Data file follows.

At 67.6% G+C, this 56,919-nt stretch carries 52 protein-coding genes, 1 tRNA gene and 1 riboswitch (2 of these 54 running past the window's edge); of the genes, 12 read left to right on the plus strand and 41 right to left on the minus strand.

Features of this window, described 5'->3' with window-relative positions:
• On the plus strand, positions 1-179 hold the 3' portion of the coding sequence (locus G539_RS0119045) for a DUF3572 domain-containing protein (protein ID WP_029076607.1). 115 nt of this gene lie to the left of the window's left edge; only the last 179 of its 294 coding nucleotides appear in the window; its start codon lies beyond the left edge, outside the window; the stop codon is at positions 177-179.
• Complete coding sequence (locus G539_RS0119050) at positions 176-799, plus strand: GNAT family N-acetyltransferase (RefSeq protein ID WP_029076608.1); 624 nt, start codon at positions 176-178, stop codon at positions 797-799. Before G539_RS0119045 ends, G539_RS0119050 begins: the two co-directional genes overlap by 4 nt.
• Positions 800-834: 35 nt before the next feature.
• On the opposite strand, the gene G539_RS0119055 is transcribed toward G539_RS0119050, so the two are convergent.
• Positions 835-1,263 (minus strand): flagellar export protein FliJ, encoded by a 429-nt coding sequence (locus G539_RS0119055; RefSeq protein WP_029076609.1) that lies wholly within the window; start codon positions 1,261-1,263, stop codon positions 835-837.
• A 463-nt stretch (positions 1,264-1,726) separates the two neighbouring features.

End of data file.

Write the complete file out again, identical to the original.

At 67.6% G+C, this 56,919-nt stretch carries 52 protein-coding genes, 1 tRNA gene and 1 riboswitch (2 of these 54 running past the window's edge); of the genes, 12 read left to right on the plus strand and 41 right to left on the minus strand.

Features of this window, described 5'->3' with window-relative positions:
• On the plus strand, positions 1-179 hold the 3' portion of the coding sequence (locus G539_RS0119045) for a DUF3572 domain-containing protein (protein ID WP_029076607.1). 115 nt of this gene lie to the left of the window's left edge; only the last 179 of its 294 coding nucleotides appear in the window; its start codon lies beyond the left edge, outside the window; the stop codon is at positions 177-179.
• Complete coding sequence (locus G539_RS0119050) at positions 176-799, plus strand: GNAT family N-acetyltransferase (RefSeq protein ID WP_029076608.1); 624 nt, start codon at positions 176-178, stop codon at positions 797-799. Before G539_RS0119045 ends, G539_RS0119050 begins: the two co-directional genes overlap by 4 nt.
• Positions 800-834: 35 nt before the next feature.
• On the opposite strand, the gene G539_RS0119055 is transcribed toward G539_RS0119050, so the two are convergent.
• Positions 835-1,263 (minus strand): flagellar export protein FliJ, encoded by a 429-nt coding sequence (locus G539_RS0119055; RefSeq protein WP_029076609.1) that lies wholly within the window; start codon positions 1,261-1,263, stop codon positions 835-837.
• A 463-nt stretch (positions 1,264-1,726) separates the two neighbouring features.